Raising the Least Common Denominator

Brian Gillooly, the editor-in-chief of Optimize magazine, sent me an email after the CTC conference:

"One thing that I wanted to raise, which I did at the MIT CIO Symposium the day before… was the concept of the common denominator with E 2.0 (and Web 2.0). One of the gentlemen in your session made the comment about E 2.0 allowing "decisions from on high … or down low, for that matter" and I called out a little too loudly, "Bingo!" I had asked the panel at MIT if there was a concern that E 2.0 risks "dumbing down" the organization, because while it does allow for good ideas to trickle up from anywhere in the organization that otherwise may not have, I think it also enables more "common denominator" suggestions, input, or decisions to temper the overall organization. I used, for example, what passes for entertainment or content on Web 2.0 places like MySpace, YouTube, or the like. It’s downright scary. By extension, can’t that sort of "common denominator-ism" pervade the enterprise over time? You made the point that a Wiki editor could find him or herself in a very powerful position in an organization, and I agree with that, but I would think the masses could have great sway here."

This is a good question; it’s a topic of current debate on Web, and it’s clearly relevant for the enterprise.  The last thing any company wants to do is set up an environment that contributes to dumbing down.

So which is it?  Is the IQ of an online group that of its dumbest member, the sum of all IQs, or something in between?  Do online communities aggregate knowledge or dissipate it?

Some examples are pretty clear:  markets work, in part because of the power of the price mechanism, the incentives to perform well, and the availability of clear, simple, and continuous feedback.  But what about the Web 2.0 content generation and aggregation platforms like the ones Brian mentions?  Some of them are clearly popular and big, but is their content any ‘good?’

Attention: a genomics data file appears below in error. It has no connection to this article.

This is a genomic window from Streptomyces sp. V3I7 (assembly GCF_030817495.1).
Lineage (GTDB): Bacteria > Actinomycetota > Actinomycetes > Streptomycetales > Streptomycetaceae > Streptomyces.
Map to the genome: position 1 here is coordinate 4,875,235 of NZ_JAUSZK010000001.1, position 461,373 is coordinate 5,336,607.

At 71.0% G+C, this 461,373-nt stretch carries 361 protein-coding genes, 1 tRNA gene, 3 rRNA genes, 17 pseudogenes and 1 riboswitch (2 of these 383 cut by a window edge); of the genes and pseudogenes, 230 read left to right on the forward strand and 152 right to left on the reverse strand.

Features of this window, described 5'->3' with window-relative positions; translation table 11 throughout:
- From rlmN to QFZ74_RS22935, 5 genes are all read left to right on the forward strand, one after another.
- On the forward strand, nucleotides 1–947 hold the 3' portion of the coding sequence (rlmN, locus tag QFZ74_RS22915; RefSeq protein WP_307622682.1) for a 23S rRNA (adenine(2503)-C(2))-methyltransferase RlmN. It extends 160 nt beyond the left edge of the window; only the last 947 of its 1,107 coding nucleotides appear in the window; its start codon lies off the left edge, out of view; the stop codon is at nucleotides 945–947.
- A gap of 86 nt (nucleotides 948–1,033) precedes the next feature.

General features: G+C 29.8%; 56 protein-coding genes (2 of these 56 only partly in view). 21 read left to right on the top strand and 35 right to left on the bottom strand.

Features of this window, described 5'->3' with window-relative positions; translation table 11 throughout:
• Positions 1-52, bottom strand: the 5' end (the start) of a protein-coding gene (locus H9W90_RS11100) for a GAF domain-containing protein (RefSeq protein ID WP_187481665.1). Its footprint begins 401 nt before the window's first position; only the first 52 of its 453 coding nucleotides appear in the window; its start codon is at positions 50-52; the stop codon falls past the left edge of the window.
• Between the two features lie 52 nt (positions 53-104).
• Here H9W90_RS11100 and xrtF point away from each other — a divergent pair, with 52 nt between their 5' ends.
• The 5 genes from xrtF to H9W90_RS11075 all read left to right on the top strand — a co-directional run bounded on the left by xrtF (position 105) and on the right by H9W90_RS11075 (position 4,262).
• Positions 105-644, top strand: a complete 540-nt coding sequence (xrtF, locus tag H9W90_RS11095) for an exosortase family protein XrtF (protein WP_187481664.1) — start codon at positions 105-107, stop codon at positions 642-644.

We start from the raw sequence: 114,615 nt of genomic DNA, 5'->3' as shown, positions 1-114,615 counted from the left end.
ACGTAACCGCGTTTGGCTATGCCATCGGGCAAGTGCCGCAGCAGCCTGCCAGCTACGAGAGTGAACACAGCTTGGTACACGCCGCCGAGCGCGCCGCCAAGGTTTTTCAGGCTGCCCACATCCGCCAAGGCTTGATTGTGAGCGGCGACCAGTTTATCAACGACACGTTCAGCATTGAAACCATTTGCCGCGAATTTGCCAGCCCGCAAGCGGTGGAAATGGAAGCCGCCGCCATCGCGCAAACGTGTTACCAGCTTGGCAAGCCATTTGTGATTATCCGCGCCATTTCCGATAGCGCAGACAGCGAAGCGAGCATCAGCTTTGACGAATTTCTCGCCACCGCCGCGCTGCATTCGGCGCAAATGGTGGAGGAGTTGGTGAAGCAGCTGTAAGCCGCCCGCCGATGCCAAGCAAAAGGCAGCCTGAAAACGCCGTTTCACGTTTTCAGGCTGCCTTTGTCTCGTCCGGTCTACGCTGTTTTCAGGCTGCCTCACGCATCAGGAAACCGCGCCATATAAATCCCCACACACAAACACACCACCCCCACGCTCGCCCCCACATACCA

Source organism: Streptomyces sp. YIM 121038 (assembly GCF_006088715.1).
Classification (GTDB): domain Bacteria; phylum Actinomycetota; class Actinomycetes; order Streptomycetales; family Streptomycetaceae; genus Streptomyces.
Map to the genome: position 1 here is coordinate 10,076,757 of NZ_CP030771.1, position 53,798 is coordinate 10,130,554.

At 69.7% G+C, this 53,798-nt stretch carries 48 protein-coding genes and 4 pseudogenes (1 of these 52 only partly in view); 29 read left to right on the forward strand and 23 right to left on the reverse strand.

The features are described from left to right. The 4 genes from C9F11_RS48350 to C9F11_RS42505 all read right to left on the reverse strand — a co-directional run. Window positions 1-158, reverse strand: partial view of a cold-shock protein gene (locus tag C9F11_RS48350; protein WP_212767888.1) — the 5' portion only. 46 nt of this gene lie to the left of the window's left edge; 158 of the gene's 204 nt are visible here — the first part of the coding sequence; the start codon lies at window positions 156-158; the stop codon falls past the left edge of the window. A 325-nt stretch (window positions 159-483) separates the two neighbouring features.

Most of Everything is Bad…

It’s a safe bet that almost everyone you ask will say that most of it is pretty bad.  But most people, I bet, would also say that they found some great stuff on YouTube, Flickr, MySpace, etc.  Some of this ‘great stuff’ is at the level of mindless diversion or guilty pleasure, but not all of it.  I came across some fine pictures of the last solar eclipse on Flickr.

True, I find that most of what’s on these platforms is bad, uninteresting, trashy, and/or poorly done.  But I feel the same way when I go through a bookstore, walk along a magazine rack, scan movie listings, or peruse almost any sample from any publishing industry.  In other words, it’s simply not news that there’s a lot of junk out there.  Given freedom of expression, relatively low barriers to entry, and non-uniformity of tastes, how could we expect anything else?